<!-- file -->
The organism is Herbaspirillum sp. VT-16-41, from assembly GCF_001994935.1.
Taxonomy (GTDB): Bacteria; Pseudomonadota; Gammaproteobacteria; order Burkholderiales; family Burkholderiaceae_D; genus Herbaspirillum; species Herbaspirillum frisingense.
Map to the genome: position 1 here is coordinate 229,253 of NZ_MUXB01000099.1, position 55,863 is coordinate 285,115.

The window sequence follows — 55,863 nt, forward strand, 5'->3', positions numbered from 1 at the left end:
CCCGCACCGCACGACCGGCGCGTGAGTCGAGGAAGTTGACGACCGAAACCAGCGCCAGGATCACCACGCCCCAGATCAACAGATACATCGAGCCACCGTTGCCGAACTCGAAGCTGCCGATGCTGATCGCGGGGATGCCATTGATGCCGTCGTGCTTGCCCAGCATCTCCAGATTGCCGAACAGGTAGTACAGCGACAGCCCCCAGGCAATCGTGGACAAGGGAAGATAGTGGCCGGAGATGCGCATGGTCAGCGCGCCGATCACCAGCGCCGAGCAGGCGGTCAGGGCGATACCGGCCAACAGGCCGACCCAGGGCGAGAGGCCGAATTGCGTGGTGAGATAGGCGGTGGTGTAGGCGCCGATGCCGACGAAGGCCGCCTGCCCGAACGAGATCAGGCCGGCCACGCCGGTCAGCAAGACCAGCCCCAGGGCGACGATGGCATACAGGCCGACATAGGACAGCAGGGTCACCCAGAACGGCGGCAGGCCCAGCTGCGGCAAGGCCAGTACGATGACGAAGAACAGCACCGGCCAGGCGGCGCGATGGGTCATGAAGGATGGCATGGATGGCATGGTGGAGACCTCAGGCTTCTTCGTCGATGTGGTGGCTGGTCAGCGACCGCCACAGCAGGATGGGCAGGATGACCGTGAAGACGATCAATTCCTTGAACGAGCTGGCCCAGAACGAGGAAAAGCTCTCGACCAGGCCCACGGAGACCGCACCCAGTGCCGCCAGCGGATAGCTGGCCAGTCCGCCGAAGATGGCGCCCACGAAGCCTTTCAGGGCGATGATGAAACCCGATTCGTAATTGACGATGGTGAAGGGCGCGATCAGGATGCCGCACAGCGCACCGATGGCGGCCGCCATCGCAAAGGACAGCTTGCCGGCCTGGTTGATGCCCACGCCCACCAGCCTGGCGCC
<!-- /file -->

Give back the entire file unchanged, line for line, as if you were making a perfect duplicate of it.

The organism is Herbaspirillum sp. VT-16-41, from assembly GCF_001994935.1.
Taxonomy (GTDB): Bacteria; Pseudomonadota; Gammaproteobacteria; order Burkholderiales; family Burkholderiaceae_D; genus Herbaspirillum; species Herbaspirillum frisingense.
Map to the genome: position 1 here is coordinate 229,253 of NZ_MUXB01000099.1, position 55,863 is coordinate 285,115.

The window sequence follows — 55,863 nt, forward strand, 5'->3', positions numbered from 1 at the left end:
CCCGCACCGCACGACCGGCGCGTGAGTCGAGGAAGTTGACGACCGAAACCAGCGCCAGGATCACCACGCCCCAGATCAACAGATACATCGAGCCACCGTTGCCGAACTCGAAGCTGCCGATGCTGATCGCGGGGATGCCATTGATGCCGTCGTGCTTGCCCAGCATCTCCAGATTGCCGAACAGGTAGTACAGCGACAGCCCCCAGGCAATCGTGGACAAGGGAAGATAGTGGCCGGAGATGCGCATGGTCAGCGCGCCGATCACCAGCGCCGAGCAGGCGGTCAGGGCGATACCGGCCAACAGGCCGACCCAGGGCGAGAGGCCGAATTGCGTGGTGAGATAGGCGGTGGTGTAGGCGCCGATGCCGACGAAGGCCGCCTGCCCGAACGAGATCAGGCCGGCCACGCCGGTCAGCAAGACCAGCCCCAGGGCGACGATGGCATACAGGCCGACATAGGACAGCAGGGTCACCCAGAACGGCGGCAGGCCCAGCTGCGGCAAGGCCAGTACGATGACGAAGAACAGCACCGGCCAGGCGGCGCGATGGGTCATGAAGGATGGCATGGATGGCATGGTGGAGACCTCAGGCTTCTTCGTCGATGTGGTGGCTGGTCAGCGACCGCCACAGCAGGATGGGCAGGATGACCGTGAAGACGATCAATTCCTTGAACGAGCTGGCCCAGAACGAGGAAAAGCTCTCGACCAGGCCCACGGAGACCGCACCCAGTGCCGCCAGCGGATAGCTGGCCAGTCCGCCGAAGATGGCGCCCACGAAGCCTTTCAGGGCGATGATGAAACCCGATTCGTAATTGACGATGGTGAAGGGCGCGATCAGGATGCCGCACAGCGCACCGATGGCGGCCGCCATCGCAAAGGACAGCTTGCCGGCCTGGTTGATGCCCACGCCCACCAGCCTGGCGCC